Germany on High Alert After Latest Attack on Politician

(Bloomberg) -- German authorities detained a 74-year-old man suspected of carrying out Tuesday’s attack on a Berlin state minister and former mayor, in what was the latest evidence of an upsurge in political violence ahead of next month’s European Parliament elections.

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An assailant struck Franziska Giffey, a member of Chancellor Olaf Scholz’s Social Democrats, from behind on the head and neck on Tuesday afternoon using a bag filled with hard contents, then walked away from the scene, according to a joint statement by police and the state prosecutor on Wednesday.

Giffey, Berlin’s deputy mayor and economy minister, suffered minor injuries and was treated for head and neck pain, police said. In a later update, they announced they had arrested a man previously linked to hate crimes who may be mentally ill. They were investigating a potential motive and executing a warrant to search the man’s home.

Giffey published a series of social media posts earlier on Wednesday in which she said she was in good shape “following the initial shock.” The 46-year-old, who later made a statement to reporters, ran the German capital from 2021 to 2023 and served as a federal family minister for the SPD.

“Nevertheless, I am concerned and shaken by the growing ‘fair-game culture’ in which people who are politically active and committed in our country are increasingly exposed to attacks,” she wrote on the platform X.

“Nothing can justify these attacks,” she added. “They are a transgression of boundaries that we as a society must resolutely oppose.”

It was the latest in a spate of acts of aggression toward German lawmakers and party activists before the June 9 European vote. Scholz led condemnations after a member of the European Parliament for the SPD was seriously injured in the eastern city of Dresden on Friday while putting up campaign posters.

An election volunteer for the Greens was also assaulted the same evening. Police are investigating four German men in their late teens suspected of involvement in both incidents.

Late Tuesday, a Greens lawmaker was attacked while out campaigning in Dresden and a man and a woman have been detained, police said.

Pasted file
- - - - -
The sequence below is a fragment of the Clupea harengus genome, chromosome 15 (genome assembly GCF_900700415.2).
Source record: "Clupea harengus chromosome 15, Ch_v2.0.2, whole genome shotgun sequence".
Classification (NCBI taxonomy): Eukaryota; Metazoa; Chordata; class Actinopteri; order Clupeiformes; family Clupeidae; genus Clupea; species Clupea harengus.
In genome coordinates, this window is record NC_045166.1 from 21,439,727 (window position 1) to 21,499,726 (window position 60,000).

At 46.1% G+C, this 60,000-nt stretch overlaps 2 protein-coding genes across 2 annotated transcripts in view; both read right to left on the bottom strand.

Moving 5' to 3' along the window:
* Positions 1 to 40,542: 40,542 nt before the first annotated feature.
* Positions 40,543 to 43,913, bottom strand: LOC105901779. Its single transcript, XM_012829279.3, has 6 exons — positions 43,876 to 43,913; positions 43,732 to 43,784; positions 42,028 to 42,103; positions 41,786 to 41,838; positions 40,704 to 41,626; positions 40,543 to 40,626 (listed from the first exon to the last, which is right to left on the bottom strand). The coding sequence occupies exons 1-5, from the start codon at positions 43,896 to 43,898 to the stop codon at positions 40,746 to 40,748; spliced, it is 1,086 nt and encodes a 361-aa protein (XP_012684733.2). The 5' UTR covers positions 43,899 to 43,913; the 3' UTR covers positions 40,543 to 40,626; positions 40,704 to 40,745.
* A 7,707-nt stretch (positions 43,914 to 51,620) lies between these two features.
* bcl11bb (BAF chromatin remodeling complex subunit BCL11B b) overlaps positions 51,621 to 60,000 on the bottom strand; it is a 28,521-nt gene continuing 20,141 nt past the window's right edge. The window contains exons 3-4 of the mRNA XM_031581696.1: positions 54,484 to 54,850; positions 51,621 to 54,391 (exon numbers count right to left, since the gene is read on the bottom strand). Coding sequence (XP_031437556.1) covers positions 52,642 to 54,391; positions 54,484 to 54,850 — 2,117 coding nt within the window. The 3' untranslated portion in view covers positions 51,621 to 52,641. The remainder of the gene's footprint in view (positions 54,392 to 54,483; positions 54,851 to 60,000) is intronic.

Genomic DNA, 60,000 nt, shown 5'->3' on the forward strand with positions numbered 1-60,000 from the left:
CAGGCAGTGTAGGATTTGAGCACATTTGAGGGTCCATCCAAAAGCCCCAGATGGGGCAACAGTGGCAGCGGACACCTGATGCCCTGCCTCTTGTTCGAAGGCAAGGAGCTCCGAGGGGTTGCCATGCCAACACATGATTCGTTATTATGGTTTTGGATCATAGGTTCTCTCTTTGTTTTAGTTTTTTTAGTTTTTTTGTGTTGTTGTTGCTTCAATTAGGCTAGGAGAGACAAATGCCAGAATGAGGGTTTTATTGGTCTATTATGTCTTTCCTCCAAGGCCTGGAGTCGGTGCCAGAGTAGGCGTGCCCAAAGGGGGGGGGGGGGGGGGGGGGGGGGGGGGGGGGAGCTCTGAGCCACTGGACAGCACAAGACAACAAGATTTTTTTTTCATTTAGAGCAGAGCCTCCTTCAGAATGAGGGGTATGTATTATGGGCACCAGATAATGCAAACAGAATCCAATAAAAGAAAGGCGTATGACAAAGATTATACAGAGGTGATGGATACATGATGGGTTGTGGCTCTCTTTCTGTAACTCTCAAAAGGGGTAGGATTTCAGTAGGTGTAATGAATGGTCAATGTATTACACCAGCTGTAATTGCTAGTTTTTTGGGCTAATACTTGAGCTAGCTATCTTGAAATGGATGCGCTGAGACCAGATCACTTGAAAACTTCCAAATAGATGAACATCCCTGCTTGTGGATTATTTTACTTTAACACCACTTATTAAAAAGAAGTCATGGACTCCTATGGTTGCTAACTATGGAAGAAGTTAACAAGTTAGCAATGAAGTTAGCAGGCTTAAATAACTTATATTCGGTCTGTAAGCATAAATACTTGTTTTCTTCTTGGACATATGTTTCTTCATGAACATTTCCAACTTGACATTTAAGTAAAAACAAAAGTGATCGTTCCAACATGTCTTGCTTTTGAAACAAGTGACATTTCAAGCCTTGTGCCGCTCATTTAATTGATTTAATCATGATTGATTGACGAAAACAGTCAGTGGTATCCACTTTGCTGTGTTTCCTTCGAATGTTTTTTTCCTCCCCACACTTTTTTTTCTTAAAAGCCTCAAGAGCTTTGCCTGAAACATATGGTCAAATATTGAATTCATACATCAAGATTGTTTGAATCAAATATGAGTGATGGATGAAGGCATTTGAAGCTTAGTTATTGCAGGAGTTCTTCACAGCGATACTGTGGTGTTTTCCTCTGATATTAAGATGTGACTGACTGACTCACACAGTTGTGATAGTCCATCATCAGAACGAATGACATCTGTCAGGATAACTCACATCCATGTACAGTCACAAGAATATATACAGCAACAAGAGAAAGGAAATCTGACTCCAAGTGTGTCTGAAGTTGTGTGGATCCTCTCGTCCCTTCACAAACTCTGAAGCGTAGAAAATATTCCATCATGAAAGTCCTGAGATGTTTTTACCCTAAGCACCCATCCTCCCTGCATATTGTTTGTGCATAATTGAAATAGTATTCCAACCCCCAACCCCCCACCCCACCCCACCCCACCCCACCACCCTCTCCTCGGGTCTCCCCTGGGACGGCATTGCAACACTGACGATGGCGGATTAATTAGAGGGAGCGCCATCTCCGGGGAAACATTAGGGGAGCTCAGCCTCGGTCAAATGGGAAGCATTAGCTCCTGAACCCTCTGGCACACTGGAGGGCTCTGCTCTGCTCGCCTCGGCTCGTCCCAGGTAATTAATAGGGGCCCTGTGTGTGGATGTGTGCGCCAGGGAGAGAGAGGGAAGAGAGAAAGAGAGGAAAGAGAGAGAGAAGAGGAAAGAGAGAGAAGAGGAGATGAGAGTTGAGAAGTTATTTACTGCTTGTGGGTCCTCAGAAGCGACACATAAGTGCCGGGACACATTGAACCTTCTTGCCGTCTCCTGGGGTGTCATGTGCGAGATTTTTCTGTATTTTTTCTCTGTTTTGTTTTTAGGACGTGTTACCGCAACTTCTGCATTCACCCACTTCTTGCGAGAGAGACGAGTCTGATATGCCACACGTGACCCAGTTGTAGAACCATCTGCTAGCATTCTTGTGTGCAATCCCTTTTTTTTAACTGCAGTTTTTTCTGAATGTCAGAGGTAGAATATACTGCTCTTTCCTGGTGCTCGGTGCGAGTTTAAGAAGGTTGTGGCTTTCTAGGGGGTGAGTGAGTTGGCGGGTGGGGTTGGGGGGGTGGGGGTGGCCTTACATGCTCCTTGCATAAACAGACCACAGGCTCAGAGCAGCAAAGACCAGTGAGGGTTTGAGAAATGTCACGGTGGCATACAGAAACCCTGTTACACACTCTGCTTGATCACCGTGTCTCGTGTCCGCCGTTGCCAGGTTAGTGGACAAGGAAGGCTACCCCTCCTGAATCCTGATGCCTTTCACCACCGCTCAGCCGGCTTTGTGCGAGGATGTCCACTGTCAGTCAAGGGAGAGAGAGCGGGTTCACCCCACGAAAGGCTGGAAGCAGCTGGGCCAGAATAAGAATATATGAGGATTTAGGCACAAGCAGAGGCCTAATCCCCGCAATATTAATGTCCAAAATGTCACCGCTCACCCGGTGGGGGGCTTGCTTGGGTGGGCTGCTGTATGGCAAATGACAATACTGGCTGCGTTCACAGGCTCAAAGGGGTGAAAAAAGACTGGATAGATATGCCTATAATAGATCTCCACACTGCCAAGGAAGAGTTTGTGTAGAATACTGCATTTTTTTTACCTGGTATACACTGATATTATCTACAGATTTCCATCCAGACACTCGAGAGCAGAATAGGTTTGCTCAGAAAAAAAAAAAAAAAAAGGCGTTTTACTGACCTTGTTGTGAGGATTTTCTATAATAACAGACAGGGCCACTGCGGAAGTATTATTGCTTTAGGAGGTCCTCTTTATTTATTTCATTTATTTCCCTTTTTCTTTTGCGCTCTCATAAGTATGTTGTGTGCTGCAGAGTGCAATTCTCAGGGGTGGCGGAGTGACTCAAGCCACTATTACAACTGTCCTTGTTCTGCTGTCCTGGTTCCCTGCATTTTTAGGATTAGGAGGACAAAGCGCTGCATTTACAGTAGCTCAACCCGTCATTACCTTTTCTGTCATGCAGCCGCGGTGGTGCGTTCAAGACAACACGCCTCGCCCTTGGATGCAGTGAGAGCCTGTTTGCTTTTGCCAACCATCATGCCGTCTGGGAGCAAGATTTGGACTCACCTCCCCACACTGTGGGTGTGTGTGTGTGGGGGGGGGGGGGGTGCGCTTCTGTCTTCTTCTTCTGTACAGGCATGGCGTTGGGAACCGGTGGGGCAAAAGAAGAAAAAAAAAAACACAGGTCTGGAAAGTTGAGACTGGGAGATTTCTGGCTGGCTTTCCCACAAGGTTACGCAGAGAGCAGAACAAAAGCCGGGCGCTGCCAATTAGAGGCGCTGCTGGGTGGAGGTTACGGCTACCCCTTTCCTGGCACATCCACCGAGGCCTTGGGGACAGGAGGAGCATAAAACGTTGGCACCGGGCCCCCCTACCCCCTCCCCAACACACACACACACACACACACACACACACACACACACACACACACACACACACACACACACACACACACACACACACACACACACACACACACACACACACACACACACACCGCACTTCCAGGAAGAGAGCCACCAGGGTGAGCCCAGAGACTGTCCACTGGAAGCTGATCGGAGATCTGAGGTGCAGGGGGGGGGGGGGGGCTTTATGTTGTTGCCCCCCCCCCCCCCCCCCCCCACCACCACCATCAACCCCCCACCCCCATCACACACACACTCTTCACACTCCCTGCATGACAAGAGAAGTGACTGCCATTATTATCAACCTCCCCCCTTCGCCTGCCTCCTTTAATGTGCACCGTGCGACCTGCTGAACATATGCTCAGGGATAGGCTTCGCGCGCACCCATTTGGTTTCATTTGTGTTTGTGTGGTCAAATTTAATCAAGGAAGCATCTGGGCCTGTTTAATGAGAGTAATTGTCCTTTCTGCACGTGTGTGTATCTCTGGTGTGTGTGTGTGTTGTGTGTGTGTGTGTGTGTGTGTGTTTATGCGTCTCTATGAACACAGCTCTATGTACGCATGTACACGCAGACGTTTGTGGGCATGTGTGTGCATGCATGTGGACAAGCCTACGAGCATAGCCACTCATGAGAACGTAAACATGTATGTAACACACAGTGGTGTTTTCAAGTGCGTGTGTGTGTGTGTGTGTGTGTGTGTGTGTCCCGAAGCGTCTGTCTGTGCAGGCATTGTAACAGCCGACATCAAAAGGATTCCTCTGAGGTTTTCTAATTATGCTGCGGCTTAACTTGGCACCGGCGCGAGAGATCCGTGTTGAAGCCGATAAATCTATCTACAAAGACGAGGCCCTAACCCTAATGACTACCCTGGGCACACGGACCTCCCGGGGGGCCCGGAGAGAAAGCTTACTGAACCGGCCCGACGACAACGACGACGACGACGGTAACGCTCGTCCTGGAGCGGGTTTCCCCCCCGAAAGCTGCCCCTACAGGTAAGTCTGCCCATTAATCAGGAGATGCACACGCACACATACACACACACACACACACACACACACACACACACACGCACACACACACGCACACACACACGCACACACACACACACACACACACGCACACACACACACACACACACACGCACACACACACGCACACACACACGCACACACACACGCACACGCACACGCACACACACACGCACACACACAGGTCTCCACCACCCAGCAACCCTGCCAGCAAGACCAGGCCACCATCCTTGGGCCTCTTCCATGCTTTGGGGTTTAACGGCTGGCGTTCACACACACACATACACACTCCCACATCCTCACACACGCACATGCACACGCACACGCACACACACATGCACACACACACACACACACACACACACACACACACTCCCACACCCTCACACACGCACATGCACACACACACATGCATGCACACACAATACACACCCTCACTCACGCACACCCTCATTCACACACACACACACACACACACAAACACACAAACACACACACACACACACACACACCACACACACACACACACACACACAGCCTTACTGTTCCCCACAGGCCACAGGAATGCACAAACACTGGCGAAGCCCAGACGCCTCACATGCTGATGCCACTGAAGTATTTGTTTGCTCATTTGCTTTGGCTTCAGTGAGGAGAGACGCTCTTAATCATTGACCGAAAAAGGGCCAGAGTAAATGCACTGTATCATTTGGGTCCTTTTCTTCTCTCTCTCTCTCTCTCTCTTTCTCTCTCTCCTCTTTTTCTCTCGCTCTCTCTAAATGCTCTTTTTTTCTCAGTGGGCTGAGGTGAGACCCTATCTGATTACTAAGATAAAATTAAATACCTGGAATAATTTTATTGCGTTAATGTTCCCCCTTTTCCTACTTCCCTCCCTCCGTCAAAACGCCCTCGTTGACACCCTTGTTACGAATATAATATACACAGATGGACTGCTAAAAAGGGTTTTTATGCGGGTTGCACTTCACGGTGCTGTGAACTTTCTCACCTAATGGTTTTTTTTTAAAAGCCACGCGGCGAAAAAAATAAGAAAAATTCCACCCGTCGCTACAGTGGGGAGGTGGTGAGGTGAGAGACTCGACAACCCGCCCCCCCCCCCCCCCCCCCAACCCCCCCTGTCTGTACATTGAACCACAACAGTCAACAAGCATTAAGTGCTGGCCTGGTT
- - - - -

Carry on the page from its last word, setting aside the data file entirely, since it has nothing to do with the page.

“The two suspects were in a group near the crime scene before the attack,” according to the police statement. “When the politician started putting up posters, the Hitler salute was chanted from this group.”

Interior Minister Nancy Faeser held talks on Tuesday with her counterparts from the 16 federal states to discuss the upsurge in violence and raised the prospect of sharpening German law “to punish anti-democratic acts more harshly.”

“The authorities must further strengthen the protection of democratic forces in our country in view of the massive threats we are experiencing,” Faeser said in an emailed statement.

“We need a return to a political culture of respect,” she added. “Violence stifles all debate and destroys democratic discourse.”

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Robert Habeck, the vice chancellor and economy minister, on Tuesday warned about the rising threat to freedom and democracy from “enemies who want to fight them at their core and perhaps abolish them.”

“Everyone has noticed that violence, violence of language, a certain breaking down of boundaries in political spaces, but also a result of social media, has now become a reality,” Habeck, a member of the Greens, said at a conference in Hamburg. “That spoken violence is followed by real violence on the street.”

--With assistance from Kamil Kowalcze.

(Updates with arrest starting in first paragraph)

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